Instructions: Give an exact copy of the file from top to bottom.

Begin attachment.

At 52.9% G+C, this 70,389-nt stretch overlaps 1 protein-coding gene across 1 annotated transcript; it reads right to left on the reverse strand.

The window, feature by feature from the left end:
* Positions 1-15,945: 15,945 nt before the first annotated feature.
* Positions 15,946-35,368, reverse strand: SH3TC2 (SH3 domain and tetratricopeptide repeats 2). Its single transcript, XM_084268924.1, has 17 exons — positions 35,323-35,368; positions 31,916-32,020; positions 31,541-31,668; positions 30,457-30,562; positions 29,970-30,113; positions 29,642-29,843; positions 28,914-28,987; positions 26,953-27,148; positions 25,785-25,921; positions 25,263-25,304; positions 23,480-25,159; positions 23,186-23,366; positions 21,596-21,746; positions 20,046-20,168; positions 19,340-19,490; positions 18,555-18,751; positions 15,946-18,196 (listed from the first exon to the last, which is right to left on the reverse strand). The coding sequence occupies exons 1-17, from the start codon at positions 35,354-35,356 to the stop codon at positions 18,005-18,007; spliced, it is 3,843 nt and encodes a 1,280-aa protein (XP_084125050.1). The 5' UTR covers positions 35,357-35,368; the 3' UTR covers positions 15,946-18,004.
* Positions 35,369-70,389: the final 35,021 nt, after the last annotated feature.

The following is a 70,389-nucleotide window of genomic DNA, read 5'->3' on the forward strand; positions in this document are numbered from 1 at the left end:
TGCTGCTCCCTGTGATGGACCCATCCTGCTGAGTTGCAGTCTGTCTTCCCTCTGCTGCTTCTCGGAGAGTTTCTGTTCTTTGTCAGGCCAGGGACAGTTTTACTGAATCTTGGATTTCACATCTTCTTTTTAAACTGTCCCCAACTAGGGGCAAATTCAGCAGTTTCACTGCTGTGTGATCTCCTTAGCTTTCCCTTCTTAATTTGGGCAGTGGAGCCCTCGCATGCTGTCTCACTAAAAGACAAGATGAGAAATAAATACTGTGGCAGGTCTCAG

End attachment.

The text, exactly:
At 52.9% G+C, this 70,389-nt stretch overlaps 1 protein-coding gene across 1 annotated transcript; it reads right to left on the reverse strand.

The window, feature by feature from the left end:
* Positions 1-15,945: 15,945 nt before the first annotated feature.
* Positions 15,946-35,368, reverse strand: SH3TC2 (SH3 domain and tetratricopeptide repeats 2). Its single transcript, XM_084268924.1, has 17 exons — positions 35,323-35,368; positions 31,916-32,020; positions 31,541-31,668; positions 30,457-30,562; positions 29,970-30,113; positions 29,642-29,843; positions 28,914-28,987; positions 26,953-27,148; positions 25,785-25,921; positions 25,263-25,304; positions 23,480-25,159; positions 23,186-23,366; positions 21,596-21,746; positions 20,046-20,168; positions 19,340-19,490; positions 18,555-18,751; positions 15,946-18,196 (listed from the first exon to the last, which is right to left on the reverse strand). The coding sequence occupies exons 1-17, from the start codon at positions 35,354-35,356 to the stop codon at positions 18,005-18,007; spliced, it is 3,843 nt and encodes a 1,280-aa protein (XP_084125050.1). The 5' UTR covers positions 35,357-35,368; the 3' UTR covers positions 15,946-18,004.
* Positions 35,369-70,389: the final 35,021 nt, after the last annotated feature.

The following is a 70,389-nucleotide window of genomic DNA, read 5'->3' on the forward strand; positions in this document are numbered from 1 at the left end:
TGCTGCTCCCTGTGATGGACCCATCCTGCTGAGTTGCAGTCTGTCTTCCCTCTGCTGCTTCTCGGAGAGTTTCTGTTCTTTGTCAGGCCAGGGACAGTTTTACTGAATCTTGGATTTCACATCTTCTTTTTAAACTGTCCCCAACTAGGGGCAAATTCAGCAGTTTCACTGCTGTGTGATCTCCTTAGCTTTCCCTTCTTAATTTGGGCAGTGGAGCCCTCGCATGCTGTCTCACTAAAAGACAAGATGAGAAATAAATACTGTGGCAGGTCTCAG